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October 24, 2023

By: Adam F. Zweifler

My practice focuses on commercial real estate finance and working with lenders financing commercial real estate projects throughout the United States. A highlight of my professional calendar is the annual meeting of the American College of Mortgage Attorneys (ACMA), where real estate finance professionals gather for discussions, formal and informal, regarding the state of the industry and recent developments. Following is a list of my key takeaways from this year’s meeting which was held at the end of September:

The State of Lending Today

As usual, the ACMA meeting was attended by mortgage finance attorneys from across the country, all who have seen different impacts from recent changes in the marketplace. However, some themes did emerge.

  • Lenders and borrowers are stuck in a holding pattern – originations and enforcement actions are both limited at the moment. The factors that appear to have the most effect on deal volume are elevated interest rates, tightened credit standards at institutions and a continuing gap between bid and ask that is reducing the number of purchases and sales.
  • Lenders are starting to see more distressed properties in their portfolios, particularly from maturing loans that don’t qualify for refinancing in the current market. However, there has not been a big wave of enforcement actions. Many lenders would still prefer to give borrowers time to find a solution other than enforcement.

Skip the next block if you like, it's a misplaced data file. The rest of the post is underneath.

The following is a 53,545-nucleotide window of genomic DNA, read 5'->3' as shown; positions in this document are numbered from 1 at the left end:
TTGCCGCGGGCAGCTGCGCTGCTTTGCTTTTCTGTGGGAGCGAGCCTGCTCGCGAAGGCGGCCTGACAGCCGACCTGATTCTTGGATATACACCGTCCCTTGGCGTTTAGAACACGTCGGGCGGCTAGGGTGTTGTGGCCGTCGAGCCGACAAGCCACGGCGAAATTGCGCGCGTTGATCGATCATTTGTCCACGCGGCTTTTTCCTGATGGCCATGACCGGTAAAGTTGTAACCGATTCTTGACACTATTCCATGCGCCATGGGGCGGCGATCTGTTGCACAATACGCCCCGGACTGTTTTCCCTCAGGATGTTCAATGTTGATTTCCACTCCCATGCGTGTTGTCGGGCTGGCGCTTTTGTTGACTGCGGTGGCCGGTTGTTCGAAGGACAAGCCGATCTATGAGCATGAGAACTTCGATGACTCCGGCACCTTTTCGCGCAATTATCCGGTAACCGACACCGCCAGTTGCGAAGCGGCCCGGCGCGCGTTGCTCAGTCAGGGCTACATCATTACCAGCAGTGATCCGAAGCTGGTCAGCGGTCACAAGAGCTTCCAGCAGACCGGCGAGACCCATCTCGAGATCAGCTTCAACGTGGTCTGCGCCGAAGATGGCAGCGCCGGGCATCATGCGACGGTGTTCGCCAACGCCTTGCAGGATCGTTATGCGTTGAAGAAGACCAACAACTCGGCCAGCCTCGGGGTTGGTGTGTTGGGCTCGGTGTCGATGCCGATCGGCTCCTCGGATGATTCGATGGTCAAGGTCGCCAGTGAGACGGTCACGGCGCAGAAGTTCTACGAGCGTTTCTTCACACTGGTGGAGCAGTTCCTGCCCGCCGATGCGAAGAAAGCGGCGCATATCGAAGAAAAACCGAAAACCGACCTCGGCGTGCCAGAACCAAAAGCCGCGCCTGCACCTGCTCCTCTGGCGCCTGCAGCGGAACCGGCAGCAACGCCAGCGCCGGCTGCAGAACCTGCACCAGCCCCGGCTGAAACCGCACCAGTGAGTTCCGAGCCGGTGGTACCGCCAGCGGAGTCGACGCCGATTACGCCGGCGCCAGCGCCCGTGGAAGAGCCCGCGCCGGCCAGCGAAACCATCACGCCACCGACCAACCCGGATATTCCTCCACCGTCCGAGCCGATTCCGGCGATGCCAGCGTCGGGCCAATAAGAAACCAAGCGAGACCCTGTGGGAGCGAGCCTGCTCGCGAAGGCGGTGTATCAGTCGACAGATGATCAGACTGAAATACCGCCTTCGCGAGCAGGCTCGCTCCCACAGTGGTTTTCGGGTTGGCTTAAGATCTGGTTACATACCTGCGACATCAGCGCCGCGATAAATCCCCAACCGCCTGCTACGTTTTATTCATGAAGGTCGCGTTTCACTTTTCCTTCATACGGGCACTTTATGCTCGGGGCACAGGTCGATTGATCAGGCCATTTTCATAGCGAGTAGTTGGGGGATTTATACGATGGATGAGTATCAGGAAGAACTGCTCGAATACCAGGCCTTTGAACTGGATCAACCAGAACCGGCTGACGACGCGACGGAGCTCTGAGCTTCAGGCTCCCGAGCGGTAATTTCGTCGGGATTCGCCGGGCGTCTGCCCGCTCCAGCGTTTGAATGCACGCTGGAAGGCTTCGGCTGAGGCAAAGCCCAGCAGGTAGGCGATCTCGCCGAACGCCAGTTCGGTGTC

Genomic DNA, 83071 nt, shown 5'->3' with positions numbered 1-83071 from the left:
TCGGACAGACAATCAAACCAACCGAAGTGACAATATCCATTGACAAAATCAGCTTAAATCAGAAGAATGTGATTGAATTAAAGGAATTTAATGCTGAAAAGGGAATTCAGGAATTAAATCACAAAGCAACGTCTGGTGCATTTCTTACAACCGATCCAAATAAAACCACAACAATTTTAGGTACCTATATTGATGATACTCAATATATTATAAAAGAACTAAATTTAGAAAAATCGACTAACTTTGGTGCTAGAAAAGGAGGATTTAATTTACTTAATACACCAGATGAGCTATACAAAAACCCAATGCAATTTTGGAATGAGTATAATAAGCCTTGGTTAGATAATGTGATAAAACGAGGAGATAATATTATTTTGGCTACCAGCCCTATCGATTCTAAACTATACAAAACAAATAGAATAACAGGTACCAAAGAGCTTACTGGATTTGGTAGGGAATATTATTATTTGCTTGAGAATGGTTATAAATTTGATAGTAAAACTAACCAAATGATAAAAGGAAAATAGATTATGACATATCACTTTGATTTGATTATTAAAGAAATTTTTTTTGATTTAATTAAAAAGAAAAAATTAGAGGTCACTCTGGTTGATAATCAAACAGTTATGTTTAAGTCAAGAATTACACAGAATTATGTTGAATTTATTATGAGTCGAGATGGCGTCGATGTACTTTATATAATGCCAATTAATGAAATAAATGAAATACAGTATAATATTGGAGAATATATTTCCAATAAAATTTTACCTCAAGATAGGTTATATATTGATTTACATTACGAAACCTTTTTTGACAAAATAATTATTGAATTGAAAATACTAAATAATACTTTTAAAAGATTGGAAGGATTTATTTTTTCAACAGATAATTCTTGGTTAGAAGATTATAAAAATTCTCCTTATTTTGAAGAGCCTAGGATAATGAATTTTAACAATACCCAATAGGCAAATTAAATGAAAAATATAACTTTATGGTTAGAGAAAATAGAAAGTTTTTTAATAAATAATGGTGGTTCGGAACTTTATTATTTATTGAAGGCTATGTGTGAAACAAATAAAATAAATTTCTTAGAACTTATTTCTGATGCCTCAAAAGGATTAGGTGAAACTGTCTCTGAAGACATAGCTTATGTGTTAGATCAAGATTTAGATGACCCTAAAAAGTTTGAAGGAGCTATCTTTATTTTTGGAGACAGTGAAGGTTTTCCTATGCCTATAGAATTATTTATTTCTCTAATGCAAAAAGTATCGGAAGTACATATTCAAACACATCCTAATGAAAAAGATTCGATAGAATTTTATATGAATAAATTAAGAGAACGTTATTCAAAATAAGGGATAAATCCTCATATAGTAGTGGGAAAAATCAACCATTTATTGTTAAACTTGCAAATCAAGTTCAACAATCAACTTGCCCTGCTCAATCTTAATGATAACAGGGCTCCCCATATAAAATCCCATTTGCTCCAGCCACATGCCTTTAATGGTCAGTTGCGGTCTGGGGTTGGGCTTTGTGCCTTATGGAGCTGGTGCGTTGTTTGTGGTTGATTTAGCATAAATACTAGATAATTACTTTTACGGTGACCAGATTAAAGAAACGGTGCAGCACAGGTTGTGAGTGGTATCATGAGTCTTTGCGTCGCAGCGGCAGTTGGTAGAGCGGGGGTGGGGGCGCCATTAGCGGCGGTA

• In recognition of the elevated number of borrower requests for modifications and accommodations, one formal discussion at the conference covered the efforts underway to draft a uniform law on mortgage modifications. While still in its early stages, once adopted by states, the uniform law should provide lenders with simplified rules and greater clarity as to what modifications they can make in an instrument that does not need to be recorded.
  • Some participants at the conference expressed an expectation that continued elevated rates will lead to an increase in defaults next year, as 2024 and 2025 are anticipated to be big years for loan maturities.

Loan Enforcement and Alternatives

Given that the number of distressed properties appears to be growing, it’s not surprising that there was discussion of loan enforcement and alternatives to traditional structures and remedies. 

  • In states where the Uniform Commercial Real Estate Receivers Act (UCRERA) has been adopted (such as Connecticut and 11 other states), lenders may be able to speed up the enforcement process by utilizing the new authority for sale by a receiver. A receiver’s sale can save time and money in realizing on the collateral, or at least converting a troubled asset to cash that is available to satisfy the loan. One advantage of this mechanism is that the sale will be free of junior liens, whereas another common alternative to foreclosure, a deed in lieu, does not address junior liens. You can read more about this in the firm’s news alert on the UCRERA.